Currently I’m running a weekly 5th edition Dungeons & Dragons campaign for my regular gaming group. My group has a standing policy that when one of the regulars is unable to attend a session we do something else for the evening usually a board or card game. This works all right but in in truth it never really scratches that roleplaying itch. Last week Bratheal Blackanvil, our robust dwarven fighter, was unable to attended gaming so I pulled out a little something I’d been saving for a rainy day, World of Dungeons.
World of Dungeons is a three page hack of the Dungeon World RPG, which in turn is a hack of the original Apocalypse World. The microRPG was originally released as a Kickstarter stretch goal for Dungeon World and now is available to the world here. The designer’s thought behind World of Dungeons was “What if Dungeon World was the latest edition of a game first published in 1979? What would that original game look like?” For those of you familiar with Dungeon World most of the concepts are similar (player-facing rules, 2d6 + ability etc.) but much more streamline. Instead of moves you simply state what you are trying to do and if the GM says the action is risky enough, you roll 2d6 plus an appropriate stat (+0 to +3). This mechanic generates the following potential results:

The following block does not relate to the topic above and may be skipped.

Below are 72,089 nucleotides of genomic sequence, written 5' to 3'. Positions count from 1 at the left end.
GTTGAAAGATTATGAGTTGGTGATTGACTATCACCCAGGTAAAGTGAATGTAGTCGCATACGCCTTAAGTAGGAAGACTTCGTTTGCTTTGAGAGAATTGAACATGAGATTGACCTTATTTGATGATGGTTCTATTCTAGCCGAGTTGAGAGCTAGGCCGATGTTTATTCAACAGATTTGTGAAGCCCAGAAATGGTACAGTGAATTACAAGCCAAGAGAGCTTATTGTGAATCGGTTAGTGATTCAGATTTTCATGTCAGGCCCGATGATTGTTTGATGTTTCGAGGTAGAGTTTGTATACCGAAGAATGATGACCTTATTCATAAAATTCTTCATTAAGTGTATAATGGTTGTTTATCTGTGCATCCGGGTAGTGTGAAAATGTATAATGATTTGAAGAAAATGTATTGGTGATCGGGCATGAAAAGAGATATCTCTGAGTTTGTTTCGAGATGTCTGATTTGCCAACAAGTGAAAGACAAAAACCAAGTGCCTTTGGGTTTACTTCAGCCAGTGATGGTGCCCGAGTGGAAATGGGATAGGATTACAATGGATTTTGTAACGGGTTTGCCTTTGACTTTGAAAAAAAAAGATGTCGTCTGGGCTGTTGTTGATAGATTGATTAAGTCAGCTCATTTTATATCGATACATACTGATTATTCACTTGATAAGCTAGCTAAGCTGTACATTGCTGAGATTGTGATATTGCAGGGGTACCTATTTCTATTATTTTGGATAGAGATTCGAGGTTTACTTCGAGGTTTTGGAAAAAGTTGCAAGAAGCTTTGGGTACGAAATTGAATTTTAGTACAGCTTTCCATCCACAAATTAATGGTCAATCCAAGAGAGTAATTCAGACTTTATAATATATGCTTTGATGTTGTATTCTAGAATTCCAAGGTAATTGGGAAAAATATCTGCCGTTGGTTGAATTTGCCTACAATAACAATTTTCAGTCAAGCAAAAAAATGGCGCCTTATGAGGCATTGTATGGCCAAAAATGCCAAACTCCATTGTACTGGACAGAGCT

- Less than 6: Things don’t go well and the risk turns out badly (the GM will tell you what happens).
- A total of 7 – 9: You do it, but there is some sort of complication, cost, comprimise, retribution, etc.
- A total of 10 or 11: You do what you set out to do without complication.
- 12 or more: You dot it plus gain some extra benefit or advantage.
It is a very simple system and we made characters and started playing in a matter of minutes. As the players were create their characters I asked a few questions:
- How do you know each other? The fighter and the thief are after the sorcerer that destroyed the fighter’s village. They hired the ranger to lead them to the sorcerer’s lair.
- What is this lair? It’s a old tower that’s falling apart.
- Where is this old tower, what’s the region like? In the mountains. It’s a cold northern climate.
- You guys didn’t bring a wizard or a cleric, any reason? Magic is evil in this world. It’s more sword & sorcery than high-fantasy.
And with that we were up and playing a fantasy RPG set in a bronze-age style setting reminiscent of Conan the Barbarian. Over the next few hours a tale of vengeance, personal sacrifice, and unabashed looting unfolded and we had an extremely fun and memorable session. As with all things Dungeon World it was another great reminder of how an amazing story can emerge with virtually no prep work and a table full of story tellers. Our quick World of Dungeons one-shot has convinced me that this is the system I’m going to use when I run games at conventions next year. For the players they can create characters quickly and contribute to the story they want to experience, and for me I can run a great game with virtually no prep, win-win.
If your looking for a great one-shot game, or even a few sessions worth of gaming, you might give World of Dungeons a try. One important note however, if you are unfamiliar with the nature of hard and soft moves, and how the Apocalypse World dialogue works, you won’t figure it out with these rules. But if you have played any of these games, World of Dungeons offers a fun and quick alternative to your normal game.